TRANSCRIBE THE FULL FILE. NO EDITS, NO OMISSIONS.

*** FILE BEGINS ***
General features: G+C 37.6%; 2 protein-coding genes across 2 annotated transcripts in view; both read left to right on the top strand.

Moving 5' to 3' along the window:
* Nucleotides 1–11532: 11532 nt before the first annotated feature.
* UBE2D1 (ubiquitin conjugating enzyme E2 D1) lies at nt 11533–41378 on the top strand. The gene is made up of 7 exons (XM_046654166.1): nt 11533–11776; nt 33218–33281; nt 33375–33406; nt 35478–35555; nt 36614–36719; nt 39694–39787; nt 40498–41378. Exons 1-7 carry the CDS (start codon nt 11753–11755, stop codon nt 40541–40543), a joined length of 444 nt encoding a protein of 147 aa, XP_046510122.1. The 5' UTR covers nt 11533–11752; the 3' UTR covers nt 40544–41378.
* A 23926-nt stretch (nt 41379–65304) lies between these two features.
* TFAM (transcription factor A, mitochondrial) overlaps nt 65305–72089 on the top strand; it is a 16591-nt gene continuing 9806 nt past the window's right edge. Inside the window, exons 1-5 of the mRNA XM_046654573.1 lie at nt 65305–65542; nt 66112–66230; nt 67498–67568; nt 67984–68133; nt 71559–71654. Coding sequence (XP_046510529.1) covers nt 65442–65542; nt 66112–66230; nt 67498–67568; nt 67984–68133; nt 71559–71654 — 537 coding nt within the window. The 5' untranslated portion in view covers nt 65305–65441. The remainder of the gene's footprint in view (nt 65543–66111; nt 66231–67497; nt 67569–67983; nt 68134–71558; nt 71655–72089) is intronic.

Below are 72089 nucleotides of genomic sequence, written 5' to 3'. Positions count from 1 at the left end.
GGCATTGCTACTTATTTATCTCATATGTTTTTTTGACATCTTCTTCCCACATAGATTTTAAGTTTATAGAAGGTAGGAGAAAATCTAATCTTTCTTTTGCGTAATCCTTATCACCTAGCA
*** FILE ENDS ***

General features: G+C 37.6%; 2 protein-coding genes across 2 annotated transcripts in view; both read left to right on the top strand.

Moving 5' to 3' along the window:
* Nucleotides 1–11532: 11532 nt before the first annotated feature.
* UBE2D1 (ubiquitin conjugating enzyme E2 D1) lies at nt 11533–41378 on the top strand. The gene is made up of 7 exons (XM_046654166.1): nt 11533–11776; nt 33218–33281; nt 33375–33406; nt 35478–35555; nt 36614–36719; nt 39694–39787; nt 40498–41378. Exons 1-7 carry the CDS (start codon nt 11753–11755, stop codon nt 40541–40543), a joined length of 444 nt encoding a protein of 147 aa, XP_046510122.1. The 5' UTR covers nt 11533–11752; the 3' UTR covers nt 40544–41378.
* A 23926-nt stretch (nt 41379–65304) lies between these two features.
* TFAM (transcription factor A, mitochondrial) overlaps nt 65305–72089 on the top strand; it is a 16591-nt gene continuing 9806 nt past the window's right edge. Inside the window, exons 1-5 of the mRNA XM_046654573.1 lie at nt 65305–65542; nt 66112–66230; nt 67498–67568; nt 67984–68133; nt 71559–71654. Coding sequence (XP_046510529.1) covers nt 65442–65542; nt 66112–66230; nt 67498–67568; nt 67984–68133; nt 71559–71654 — 537 coding nt within the window. The 5' untranslated portion in view covers nt 65305–65441. The remainder of the gene's footprint in view (nt 65543–66111; nt 66231–67497; nt 67569–67983; nt 68134–71558; nt 71655–72089) is intronic.

Below are 72089 nucleotides of genomic sequence, written 5' to 3'. Positions count from 1 at the left end.
GGCATTGCTACTTATTTATCTCATATGTTTTTTTGACATCTTCTTCCCACATAGATTTTAAGTTTATAGAAGGTAGGAGAAAATCTAATCTTTCTTTTGCGTAATCCTTATCACCTAGCA